Origin and adaptation to high altitude of Tibetan semi-wild wheat.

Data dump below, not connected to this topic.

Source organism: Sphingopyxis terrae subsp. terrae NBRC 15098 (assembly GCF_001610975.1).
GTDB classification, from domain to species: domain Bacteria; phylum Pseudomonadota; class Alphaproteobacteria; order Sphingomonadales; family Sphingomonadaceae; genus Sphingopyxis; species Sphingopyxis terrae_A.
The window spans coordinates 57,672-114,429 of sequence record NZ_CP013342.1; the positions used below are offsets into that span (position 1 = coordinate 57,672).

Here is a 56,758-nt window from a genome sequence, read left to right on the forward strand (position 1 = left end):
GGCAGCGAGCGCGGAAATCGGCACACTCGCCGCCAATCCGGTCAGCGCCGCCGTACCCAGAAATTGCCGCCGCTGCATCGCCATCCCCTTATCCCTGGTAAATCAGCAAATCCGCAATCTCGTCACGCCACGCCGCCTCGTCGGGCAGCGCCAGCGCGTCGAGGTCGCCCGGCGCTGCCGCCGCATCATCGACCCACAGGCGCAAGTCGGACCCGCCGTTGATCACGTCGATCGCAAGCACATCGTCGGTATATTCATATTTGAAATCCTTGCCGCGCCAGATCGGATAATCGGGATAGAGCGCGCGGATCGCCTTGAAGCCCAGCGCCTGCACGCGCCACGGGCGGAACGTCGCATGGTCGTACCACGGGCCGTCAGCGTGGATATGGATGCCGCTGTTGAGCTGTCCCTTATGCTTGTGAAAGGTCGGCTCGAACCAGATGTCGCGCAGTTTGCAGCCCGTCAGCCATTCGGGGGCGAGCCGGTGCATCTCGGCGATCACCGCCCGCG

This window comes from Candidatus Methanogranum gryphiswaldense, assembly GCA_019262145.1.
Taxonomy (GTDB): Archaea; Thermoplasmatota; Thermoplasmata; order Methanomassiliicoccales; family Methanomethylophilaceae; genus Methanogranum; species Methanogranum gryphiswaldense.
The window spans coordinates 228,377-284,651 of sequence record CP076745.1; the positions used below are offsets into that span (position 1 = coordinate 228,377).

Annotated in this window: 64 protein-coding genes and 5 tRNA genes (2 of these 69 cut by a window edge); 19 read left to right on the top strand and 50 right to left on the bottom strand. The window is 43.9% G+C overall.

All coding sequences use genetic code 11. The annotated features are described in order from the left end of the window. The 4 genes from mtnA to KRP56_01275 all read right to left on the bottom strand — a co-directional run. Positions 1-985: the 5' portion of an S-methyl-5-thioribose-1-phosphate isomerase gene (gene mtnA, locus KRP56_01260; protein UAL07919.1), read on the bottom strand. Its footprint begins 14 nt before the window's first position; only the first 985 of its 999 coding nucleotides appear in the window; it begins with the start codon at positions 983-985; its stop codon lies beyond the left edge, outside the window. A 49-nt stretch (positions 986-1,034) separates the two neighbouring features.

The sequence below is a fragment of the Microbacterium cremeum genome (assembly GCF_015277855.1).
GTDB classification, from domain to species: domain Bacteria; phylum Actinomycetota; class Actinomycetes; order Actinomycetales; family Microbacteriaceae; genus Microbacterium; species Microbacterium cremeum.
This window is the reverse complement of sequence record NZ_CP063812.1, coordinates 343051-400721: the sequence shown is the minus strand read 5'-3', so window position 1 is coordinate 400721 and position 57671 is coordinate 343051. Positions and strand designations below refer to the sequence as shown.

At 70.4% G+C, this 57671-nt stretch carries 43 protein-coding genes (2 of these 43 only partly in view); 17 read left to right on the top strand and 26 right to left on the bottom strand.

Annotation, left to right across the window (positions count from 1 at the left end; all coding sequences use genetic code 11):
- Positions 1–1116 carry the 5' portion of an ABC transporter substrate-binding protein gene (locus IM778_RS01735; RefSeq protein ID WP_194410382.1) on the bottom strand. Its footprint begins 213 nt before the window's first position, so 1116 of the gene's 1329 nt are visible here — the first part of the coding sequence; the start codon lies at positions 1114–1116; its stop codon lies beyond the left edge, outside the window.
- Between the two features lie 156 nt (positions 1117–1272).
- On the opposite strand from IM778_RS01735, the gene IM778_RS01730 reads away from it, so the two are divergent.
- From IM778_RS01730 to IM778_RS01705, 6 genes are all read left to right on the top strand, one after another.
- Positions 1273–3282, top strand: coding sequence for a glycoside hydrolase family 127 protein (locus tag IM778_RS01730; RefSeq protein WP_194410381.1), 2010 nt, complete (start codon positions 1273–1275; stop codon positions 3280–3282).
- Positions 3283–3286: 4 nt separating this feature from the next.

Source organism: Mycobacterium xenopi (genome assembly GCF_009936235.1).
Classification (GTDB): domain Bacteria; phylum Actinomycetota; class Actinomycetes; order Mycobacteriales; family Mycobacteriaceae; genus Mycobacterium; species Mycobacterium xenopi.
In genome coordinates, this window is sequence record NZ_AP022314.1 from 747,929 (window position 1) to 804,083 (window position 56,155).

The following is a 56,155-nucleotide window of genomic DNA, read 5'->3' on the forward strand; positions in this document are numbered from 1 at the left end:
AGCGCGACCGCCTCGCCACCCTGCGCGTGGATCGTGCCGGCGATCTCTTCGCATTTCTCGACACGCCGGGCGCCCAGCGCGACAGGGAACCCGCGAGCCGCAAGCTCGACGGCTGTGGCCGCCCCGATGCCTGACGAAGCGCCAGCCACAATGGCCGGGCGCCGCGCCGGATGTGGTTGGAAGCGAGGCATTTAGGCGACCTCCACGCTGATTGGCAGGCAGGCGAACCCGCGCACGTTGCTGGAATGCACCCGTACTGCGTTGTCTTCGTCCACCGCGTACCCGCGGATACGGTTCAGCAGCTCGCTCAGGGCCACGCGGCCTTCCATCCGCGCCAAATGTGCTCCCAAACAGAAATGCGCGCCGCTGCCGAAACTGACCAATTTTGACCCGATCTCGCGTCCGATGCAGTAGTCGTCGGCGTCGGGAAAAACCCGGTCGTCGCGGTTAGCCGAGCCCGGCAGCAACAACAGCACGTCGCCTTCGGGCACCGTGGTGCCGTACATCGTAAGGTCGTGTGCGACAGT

Tibetan wheat is grown under environmental constraints at high-altitude conditions, but its underlying adaptation mechanism remains unknown. Here, we present a draft genome sequence of a Tibetan semi-wild wheat (Triticum aestivum ssp. tibetanum Shao) accession Zang1817 and re-sequence 245 wheat accessions, including world-wide wheat landraces, cultivars as well as Tibetan landraces. We demonstrate that high-altitude environments can trigger extensive reshaping of wheat genomes, and also uncover that Tibetan wheat accessions accumulate high-altitude adapted haplotypes of related genes in response to harsh environmental constraints. Moreover, we find that Tibetan semi-wild wheat is a feral form of Tibetan landrace, and identify two associated loci, including a 0.8-Mb deletion region containing Brt1/2 homologs and a genomic region with TaQ-5A gene, responsible for rachis brittleness during the de-domestication episode. Our study provides confident evidence to support the hypothesis that Tibetan semi-wild wheat is de-domesticated from local landraces, in response to high-altitude extremes.